Politics, psychology, law and economics cover a broad range academic areas that touch on some of the most important questions of our day. These examples below can provide inspiration for your own academic development.
The economic and financial crises of the last few years have shown that greater competition does not always result in markets functioning in the best possible way. Some question whether the credo ‘greed is good’ still prevails. The fall of Lehman Brothers investment bank, the Greek government debt crisis and the nationalisation of ABN Amro are all examples of the fact that the current system needs revising. There is a strong need for long term and sustainable policy on how to organise and supervise financial markets in the future. Questions that arise are: how transparent should markets be? What type of institutions should regulate the market? What role can and should international law play? How can we influence consumers’ behaviour? Insights from different disciplines are needed in order to solve this complex policy question.
More than 100 people died in a fire in a garment factory outside Dhaka, Bangladesh last November. It sparked a huge international debate on the question of responsibility. In this specific example, some believe the local factory owner should be held accountable for the casualties. However, factory owners are under great political and economic pressure, since Bangladesh’s garment industry is the second-largest exporter of clothing after China. Clean clothes activists point the finger at Western brands like H&M, Walmart and C&A for wanting to keep prices as low as possible. But when following that train of thought, are we – the consumers – not ultimately responsible? Where there is no demand, there is no market. Responsibility in the global supply chain is a question of morality, justice, supply and demand, and legislation.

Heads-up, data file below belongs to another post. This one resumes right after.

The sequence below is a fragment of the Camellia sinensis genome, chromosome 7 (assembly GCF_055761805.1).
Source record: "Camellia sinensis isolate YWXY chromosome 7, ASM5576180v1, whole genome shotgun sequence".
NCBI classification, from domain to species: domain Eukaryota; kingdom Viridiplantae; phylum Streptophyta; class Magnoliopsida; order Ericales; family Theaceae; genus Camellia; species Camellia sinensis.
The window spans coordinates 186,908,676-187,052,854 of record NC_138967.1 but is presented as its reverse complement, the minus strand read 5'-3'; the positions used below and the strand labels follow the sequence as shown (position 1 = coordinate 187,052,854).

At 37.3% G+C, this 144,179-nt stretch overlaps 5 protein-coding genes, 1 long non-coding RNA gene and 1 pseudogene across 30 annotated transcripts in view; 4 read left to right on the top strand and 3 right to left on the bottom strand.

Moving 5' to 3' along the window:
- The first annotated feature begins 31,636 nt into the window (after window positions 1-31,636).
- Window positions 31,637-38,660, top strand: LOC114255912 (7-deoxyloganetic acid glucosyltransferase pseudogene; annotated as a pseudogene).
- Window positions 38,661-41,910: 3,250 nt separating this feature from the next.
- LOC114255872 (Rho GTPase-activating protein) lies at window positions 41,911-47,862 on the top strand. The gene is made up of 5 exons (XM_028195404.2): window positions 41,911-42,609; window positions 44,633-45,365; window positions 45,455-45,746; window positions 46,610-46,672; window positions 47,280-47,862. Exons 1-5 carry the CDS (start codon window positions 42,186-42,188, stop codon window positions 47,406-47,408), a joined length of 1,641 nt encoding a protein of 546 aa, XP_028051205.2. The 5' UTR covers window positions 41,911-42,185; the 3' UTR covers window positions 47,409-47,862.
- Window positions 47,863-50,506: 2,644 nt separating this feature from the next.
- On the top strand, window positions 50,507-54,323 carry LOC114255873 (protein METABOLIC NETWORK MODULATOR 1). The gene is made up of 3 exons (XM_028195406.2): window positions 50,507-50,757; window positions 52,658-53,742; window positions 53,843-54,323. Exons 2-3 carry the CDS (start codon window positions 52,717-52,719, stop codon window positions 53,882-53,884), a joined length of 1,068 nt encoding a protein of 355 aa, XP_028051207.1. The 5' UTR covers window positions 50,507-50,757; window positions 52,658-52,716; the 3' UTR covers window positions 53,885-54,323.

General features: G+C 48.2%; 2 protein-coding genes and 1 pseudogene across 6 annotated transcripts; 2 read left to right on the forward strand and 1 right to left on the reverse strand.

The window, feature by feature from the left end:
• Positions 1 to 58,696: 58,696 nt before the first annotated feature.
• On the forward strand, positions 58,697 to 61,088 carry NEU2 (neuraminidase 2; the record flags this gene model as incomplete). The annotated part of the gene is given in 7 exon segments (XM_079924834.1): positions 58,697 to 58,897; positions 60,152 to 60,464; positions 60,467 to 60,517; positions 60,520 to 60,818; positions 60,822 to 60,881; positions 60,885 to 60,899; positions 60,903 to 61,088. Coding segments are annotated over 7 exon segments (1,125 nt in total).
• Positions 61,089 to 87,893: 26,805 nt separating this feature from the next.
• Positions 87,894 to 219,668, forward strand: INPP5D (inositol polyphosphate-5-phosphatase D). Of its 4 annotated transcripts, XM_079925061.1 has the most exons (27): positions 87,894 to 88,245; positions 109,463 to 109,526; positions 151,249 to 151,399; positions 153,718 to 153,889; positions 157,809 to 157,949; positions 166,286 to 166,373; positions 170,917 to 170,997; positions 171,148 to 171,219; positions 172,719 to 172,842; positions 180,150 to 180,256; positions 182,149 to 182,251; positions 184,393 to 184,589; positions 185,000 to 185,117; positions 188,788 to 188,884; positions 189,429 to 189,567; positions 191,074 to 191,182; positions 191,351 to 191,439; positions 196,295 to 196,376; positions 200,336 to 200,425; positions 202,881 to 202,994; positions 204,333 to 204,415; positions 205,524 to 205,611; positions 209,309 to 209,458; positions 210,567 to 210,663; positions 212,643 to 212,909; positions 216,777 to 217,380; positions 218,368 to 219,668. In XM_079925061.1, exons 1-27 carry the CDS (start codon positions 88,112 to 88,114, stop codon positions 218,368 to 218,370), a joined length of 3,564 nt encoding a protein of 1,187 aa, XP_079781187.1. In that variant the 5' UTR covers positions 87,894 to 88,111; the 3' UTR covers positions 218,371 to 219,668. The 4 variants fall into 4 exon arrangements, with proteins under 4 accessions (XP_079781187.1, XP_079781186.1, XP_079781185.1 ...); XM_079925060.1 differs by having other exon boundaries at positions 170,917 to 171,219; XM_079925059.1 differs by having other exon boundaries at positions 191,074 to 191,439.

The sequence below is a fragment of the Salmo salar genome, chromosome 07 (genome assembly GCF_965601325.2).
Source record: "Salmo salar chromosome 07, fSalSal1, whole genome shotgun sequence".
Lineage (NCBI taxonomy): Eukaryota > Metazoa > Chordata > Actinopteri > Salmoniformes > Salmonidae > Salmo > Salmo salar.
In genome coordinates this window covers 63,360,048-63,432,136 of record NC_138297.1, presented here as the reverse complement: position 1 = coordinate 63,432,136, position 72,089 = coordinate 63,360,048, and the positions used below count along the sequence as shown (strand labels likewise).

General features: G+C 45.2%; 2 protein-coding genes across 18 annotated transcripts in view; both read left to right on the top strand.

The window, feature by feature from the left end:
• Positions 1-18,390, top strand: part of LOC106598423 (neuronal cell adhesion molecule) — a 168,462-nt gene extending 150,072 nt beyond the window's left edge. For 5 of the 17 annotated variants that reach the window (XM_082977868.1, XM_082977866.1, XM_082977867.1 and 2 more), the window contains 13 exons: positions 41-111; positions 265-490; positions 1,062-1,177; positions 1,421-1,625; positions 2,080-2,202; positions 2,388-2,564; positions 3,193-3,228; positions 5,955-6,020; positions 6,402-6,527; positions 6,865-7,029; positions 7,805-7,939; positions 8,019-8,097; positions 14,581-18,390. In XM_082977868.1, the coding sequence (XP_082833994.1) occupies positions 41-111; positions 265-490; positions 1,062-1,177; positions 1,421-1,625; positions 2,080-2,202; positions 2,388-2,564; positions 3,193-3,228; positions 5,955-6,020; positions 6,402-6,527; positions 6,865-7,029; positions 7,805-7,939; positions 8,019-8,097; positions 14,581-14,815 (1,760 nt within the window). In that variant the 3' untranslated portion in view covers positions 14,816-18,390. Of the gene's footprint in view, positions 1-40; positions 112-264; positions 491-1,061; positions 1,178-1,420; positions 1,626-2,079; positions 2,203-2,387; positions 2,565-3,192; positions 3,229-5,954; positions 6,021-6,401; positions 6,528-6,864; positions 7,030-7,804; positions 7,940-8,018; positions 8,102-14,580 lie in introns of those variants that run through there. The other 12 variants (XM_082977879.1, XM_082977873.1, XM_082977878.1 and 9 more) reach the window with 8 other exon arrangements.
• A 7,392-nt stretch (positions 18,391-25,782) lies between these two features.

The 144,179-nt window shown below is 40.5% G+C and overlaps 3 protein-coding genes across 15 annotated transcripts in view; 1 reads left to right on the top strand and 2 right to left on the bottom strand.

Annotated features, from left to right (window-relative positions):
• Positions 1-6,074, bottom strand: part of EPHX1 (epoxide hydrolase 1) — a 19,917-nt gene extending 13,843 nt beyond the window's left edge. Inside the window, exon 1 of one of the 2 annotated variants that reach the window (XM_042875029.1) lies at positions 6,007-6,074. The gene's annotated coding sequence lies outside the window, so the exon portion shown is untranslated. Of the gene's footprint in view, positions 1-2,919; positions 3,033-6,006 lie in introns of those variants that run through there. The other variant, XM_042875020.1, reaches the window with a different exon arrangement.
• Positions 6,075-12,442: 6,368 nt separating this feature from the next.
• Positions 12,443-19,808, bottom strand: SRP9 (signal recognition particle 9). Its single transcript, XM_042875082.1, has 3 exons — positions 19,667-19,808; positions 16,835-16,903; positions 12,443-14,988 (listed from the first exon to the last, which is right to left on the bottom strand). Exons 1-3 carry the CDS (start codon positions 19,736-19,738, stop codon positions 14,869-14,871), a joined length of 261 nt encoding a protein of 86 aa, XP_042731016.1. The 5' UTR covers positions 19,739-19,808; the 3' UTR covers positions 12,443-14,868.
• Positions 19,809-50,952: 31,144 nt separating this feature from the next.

The national government is under pressure. The relationship between Dutch and EU law used to be quite straightforward and the Netherlands was willing to compromise some autonomy in order to gain economic advantages. The boundaries between the legal systems are, however, becoming blurred and more and more citizens are voicing their dissatisfaction with further EU integration. In many Western countries, political trust in governments is declining and people are questioning whether they are being adequately represented. This has, among other things, led to the rise of organisations like Wikileaks, which allow citizens to publish classified information on government and private institutions. But how does transparency influence authority? And does it indeed increase, or rather reduce international security? An important question facing policy makers is: what does the future hold for national governments, both from an economic, legal and legitimacy perspective?